Despite this proposal for change, findings from this research suggest that the pandemic was not ‘the event’ that helped reform or repair the industry in environmentally sustainable ways. Instead of a ‘pause’ in travel, the pandemic for most destination managers across the U.S. felt more like a shift in their resources. Despite the hope for creating a tourism industry that is greener, smarter, and less crowded, many of the same challenges for destinations pre-pandemic carried through during the pandemic and beyond – with 86% of destination managers reporting a negative impact on their destination’s environment during the pandemic.
To explore the environmental policy of destinations further, this dissertation also applied the perspectives of destination managers to destination competitiveness indicators (established by Dwyer & Kim, 2003), as well as items from the Sustainable Tourism Attitude Scale (SUS-TAS) (established by Choi & Sirakaya 2005) to each of the dimensions of sustainability (established by Vos, 2007) to determine a level of sustainability for existing destination marketing/management organizations (DMOs). This method helped to further examine how destination managers operationalize sustainability policy and provide a baseline for understanding the larger role DMOs play in sustainability.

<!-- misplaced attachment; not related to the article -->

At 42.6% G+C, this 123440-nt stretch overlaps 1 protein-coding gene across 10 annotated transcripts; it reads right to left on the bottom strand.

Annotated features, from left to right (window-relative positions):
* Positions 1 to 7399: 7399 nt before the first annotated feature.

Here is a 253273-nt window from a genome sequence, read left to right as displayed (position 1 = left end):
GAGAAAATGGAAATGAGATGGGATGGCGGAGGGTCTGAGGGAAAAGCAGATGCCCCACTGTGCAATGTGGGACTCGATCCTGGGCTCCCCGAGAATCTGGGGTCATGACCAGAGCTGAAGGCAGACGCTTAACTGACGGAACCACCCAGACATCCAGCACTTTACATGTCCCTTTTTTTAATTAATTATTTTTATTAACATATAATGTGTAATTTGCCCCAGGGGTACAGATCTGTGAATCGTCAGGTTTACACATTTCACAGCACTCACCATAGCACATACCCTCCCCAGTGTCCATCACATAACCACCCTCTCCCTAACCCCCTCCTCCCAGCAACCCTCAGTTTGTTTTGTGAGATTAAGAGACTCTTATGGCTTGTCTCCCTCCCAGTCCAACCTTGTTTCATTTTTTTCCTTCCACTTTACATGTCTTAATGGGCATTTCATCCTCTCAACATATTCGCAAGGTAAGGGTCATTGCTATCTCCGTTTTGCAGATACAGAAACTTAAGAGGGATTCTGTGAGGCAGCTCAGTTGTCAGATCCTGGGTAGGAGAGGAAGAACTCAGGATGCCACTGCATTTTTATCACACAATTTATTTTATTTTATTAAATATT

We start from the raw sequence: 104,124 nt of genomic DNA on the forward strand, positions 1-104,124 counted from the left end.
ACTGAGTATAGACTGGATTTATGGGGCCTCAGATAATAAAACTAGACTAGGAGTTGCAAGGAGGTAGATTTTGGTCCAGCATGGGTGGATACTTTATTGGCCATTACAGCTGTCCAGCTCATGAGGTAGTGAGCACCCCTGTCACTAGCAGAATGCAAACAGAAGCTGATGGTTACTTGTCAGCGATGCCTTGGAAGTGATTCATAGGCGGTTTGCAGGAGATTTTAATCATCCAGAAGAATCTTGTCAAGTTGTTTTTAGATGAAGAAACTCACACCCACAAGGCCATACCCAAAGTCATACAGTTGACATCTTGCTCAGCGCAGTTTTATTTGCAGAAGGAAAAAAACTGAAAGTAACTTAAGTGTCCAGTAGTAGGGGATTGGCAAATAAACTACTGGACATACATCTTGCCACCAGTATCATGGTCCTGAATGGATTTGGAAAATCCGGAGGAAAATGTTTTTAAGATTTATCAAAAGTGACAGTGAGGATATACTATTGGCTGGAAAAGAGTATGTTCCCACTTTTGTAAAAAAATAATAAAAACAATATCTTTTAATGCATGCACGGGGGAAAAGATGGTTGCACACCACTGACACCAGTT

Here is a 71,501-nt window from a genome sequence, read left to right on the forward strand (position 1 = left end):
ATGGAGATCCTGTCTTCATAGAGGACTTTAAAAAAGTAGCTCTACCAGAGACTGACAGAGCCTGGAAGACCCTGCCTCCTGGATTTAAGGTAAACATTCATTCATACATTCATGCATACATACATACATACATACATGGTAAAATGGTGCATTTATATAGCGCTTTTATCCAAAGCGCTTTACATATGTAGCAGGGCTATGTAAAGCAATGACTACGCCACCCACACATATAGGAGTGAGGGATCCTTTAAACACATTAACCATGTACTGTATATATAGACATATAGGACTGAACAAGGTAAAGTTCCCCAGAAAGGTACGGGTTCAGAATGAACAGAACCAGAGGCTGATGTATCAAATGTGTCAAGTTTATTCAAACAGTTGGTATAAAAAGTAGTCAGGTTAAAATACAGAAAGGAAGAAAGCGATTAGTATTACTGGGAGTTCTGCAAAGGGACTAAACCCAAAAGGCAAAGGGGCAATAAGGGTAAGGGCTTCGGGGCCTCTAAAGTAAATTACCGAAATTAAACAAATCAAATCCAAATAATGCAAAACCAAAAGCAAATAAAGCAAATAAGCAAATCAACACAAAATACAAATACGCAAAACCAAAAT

The application of a degrowth framework to this dissertation allowed for traditional concepts, such as sustainability and growth, to be examined with a different, more “radical” lens and helped to create a baseline for understanding degrowth as a concept and degrowth policy from the perspectives of destination managers. Although none of the interviewed participants had previously heard of degrowth, their assumptions of degrowth and responses to degrowth policy create a clear picture: destination managers, and likely DMOs, are still operating in a largely traditional growth paradigm despite decades of sustainability efforts to protect natural resources. Although this finding may be disappointing, there are DMOs who are implementing environmental sustainability policy and plans that provide a glimpse of hope for the future of DMOs as they potentially move away from traditional marketing and shift back towards management of the destination. Thus, this dissertation and its findings contribute to the destination management literature that focuses on pushing DMOs further in their sustainability efforts through the exploration of innovative and alternative sustainable policy.
Townson, Lauren, "Managing the Environmental Crisis Amidst a Health Crisis: An Exploratory Study of Alternative Sustainable Strategies for Tourism Destinations" (2022). All Dissertations. 2990.